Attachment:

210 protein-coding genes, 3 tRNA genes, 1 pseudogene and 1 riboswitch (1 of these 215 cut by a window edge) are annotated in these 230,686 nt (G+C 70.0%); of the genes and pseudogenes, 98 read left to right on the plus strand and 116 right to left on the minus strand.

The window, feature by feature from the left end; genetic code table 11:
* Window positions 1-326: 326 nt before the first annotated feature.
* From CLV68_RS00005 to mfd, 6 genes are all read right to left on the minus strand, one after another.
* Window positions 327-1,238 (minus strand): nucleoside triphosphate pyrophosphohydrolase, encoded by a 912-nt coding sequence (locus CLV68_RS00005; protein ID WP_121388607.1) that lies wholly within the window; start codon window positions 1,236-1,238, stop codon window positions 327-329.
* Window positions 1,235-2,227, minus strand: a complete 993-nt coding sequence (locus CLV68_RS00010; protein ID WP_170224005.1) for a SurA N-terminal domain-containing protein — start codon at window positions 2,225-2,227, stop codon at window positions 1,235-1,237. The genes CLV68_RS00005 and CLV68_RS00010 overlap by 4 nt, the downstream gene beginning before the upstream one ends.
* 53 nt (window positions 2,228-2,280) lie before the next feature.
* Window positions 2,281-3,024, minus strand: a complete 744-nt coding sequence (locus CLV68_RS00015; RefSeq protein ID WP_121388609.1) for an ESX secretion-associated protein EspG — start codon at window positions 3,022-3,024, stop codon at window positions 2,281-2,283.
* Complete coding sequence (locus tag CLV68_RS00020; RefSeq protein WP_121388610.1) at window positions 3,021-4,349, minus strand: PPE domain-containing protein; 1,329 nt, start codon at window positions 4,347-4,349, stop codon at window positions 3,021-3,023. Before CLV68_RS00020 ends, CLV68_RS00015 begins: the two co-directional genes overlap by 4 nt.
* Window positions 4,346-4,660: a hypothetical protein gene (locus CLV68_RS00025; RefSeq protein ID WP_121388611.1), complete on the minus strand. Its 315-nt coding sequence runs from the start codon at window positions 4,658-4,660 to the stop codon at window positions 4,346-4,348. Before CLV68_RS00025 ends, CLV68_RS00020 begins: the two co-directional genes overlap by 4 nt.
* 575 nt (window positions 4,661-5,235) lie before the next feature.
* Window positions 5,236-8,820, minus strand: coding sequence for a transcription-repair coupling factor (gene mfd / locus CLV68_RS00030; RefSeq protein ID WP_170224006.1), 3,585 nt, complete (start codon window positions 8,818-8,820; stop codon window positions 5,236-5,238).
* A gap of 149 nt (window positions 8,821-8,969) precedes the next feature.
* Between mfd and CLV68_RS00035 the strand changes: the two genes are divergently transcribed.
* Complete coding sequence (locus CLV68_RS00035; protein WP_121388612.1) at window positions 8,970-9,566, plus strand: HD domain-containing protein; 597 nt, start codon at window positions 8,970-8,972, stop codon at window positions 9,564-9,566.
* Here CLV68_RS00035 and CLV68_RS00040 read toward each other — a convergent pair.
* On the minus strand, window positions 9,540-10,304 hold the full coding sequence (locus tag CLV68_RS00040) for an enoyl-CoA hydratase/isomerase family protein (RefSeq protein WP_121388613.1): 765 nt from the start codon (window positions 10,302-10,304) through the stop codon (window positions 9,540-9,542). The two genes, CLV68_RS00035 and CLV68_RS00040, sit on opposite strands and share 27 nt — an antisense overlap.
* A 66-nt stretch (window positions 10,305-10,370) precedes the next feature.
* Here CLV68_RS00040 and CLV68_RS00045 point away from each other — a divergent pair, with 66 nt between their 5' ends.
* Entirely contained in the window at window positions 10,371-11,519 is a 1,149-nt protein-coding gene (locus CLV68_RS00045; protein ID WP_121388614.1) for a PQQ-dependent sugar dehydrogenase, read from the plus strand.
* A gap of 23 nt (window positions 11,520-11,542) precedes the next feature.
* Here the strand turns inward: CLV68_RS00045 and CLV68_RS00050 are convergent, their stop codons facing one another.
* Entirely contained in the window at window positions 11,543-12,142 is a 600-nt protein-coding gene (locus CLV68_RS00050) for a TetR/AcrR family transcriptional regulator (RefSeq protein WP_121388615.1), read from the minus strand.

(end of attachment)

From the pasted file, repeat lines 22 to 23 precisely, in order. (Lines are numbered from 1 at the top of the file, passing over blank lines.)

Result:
* Here the strand turns inward: CLV68_RS00045 and CLV68_RS00050 are convergent, their stop codons facing one another.
* Entirely contained in the window at window positions 11,543-12,142 is a 600-nt protein-coding gene (locus CLV68_RS00050) for a TetR/AcrR family transcriptional regulator (RefSeq protein WP_121388615.1), read from the minus strand.